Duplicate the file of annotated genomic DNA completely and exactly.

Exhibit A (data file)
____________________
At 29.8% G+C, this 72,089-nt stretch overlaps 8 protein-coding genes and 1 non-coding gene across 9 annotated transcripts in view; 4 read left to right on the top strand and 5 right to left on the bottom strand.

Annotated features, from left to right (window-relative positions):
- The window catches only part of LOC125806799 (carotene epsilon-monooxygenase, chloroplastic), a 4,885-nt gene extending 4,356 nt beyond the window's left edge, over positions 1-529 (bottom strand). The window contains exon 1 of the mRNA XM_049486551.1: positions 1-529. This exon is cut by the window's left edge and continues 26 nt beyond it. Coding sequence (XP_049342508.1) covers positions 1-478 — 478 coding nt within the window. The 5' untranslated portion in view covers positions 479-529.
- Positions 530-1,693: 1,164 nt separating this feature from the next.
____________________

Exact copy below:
At 29.8% G+C, this 72,089-nt stretch overlaps 8 protein-coding genes and 1 non-coding gene across 9 annotated transcripts in view; 4 read left to right on the top strand and 5 right to left on the bottom strand.

Annotated features, from left to right (window-relative positions):
- The window catches only part of LOC125806799 (carotene epsilon-monooxygenase, chloroplastic), a 4,885-nt gene extending 4,356 nt beyond the window's left edge, over positions 1-529 (bottom strand). The window contains exon 1 of the mRNA XM_049486551.1: positions 1-529. This exon is cut by the window's left edge and continues 26 nt beyond it. Coding sequence (XP_049342508.1) covers positions 1-478 — 478 coding nt within the window. The 5' untranslated portion in view covers positions 479-529.
- Positions 530-1,693: 1,164 nt separating this feature from the next.